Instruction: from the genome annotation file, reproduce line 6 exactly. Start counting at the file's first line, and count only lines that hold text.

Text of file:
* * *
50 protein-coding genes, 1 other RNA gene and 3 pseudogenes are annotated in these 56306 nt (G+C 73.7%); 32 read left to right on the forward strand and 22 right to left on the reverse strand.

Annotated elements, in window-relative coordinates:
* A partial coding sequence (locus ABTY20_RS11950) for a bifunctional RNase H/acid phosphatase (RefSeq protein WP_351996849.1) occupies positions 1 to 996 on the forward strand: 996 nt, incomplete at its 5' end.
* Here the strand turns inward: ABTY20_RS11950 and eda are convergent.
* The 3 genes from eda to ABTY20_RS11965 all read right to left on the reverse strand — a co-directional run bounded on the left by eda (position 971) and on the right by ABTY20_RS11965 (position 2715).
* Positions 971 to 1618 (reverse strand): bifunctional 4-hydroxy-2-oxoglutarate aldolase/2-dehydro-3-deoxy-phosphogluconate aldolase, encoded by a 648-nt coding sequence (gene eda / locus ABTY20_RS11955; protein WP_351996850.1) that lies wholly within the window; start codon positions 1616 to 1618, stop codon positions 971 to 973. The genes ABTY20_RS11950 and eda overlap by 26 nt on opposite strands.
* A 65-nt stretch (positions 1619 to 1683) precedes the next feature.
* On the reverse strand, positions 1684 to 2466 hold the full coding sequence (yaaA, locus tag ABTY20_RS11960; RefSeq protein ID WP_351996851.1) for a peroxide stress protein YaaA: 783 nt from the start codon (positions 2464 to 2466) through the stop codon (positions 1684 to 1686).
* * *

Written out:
* Positions 971 to 1618 (reverse strand): bifunctional 4-hydroxy-2-oxoglutarate aldolase/2-dehydro-3-deoxy-phosphogluconate aldolase, encoded by a 648-nt coding sequence (gene eda / locus ABTY20_RS11955; protein WP_351996850.1) that lies wholly within the window; start codon positions 1616 to 1618, stop codon positions 971 to 973. The genes ABTY20_RS11950 and eda overlap by 26 nt on opposite strands.